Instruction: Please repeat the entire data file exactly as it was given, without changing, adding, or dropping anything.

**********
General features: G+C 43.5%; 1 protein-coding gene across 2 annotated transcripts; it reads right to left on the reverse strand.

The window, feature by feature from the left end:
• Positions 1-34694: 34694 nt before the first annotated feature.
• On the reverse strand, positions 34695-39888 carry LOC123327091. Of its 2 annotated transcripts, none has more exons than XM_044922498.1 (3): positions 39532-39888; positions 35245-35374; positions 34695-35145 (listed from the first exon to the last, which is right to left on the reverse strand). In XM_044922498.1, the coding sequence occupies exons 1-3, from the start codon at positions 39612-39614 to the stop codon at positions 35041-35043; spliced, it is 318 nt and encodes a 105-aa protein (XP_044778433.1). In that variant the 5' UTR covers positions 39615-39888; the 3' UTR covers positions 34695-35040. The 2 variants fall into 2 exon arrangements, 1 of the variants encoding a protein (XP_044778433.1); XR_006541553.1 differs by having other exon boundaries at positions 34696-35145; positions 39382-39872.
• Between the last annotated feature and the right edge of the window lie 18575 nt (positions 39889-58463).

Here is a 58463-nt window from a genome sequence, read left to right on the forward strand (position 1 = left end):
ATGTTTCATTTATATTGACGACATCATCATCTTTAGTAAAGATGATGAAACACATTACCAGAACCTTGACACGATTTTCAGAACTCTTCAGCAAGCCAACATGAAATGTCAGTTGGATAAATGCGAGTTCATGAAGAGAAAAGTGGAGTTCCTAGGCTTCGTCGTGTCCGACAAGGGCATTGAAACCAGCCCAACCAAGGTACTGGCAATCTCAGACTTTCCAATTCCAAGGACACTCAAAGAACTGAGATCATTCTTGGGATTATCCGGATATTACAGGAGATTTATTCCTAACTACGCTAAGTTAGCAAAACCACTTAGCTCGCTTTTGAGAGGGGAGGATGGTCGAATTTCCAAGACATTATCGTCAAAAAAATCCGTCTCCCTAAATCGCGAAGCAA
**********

General features: G+C 43.5%; 1 protein-coding gene across 2 annotated transcripts; it reads right to left on the reverse strand.

The window, feature by feature from the left end:
• Positions 1-34694: 34694 nt before the first annotated feature.
• On the reverse strand, positions 34695-39888 carry LOC123327091. Of its 2 annotated transcripts, none has more exons than XM_044922498.1 (3): positions 39532-39888; positions 35245-35374; positions 34695-35145 (listed from the first exon to the last, which is right to left on the reverse strand). In XM_044922498.1, the coding sequence occupies exons 1-3, from the start codon at positions 39612-39614 to the stop codon at positions 35041-35043; spliced, it is 318 nt and encodes a 105-aa protein (XP_044778433.1). In that variant the 5' UTR covers positions 39615-39888; the 3' UTR covers positions 34695-35040. The 2 variants fall into 2 exon arrangements, 1 of the variants encoding a protein (XP_044778433.1); XR_006541553.1 differs by having other exon boundaries at positions 34696-35145; positions 39382-39872.
• Between the last annotated feature and the right edge of the window lie 18575 nt (positions 39889-58463).

Here is a 58463-nt window from a genome sequence, read left to right on the forward strand (position 1 = left end):
ATGTTTCATTTATATTGACGACATCATCATCTTTAGTAAAGATGATGAAACACATTACCAGAACCTTGACACGATTTTCAGAACTCTTCAGCAAGCCAACATGAAATGTCAGTTGGATAAATGCGAGTTCATGAAGAGAAAAGTGGAGTTCCTAGGCTTCGTCGTGTCCGACAAGGGCATTGAAACCAGCCCAACCAAGGTACTGGCAATCTCAGACTTTCCAATTCCAAGGACACTCAAAGAACTGAGATCATTCTTGGGATTATCCGGATATTACAGGAGATTTATTCCTAACTACGCTAAGTTAGCAAAACCACTTAGCTCGCTTTTGAGAGGGGAGGATGGTCGAATTTCCAAGACATTATCGTCAAAAAAATCCGTCTCCCTAAATCGCGAAGCAA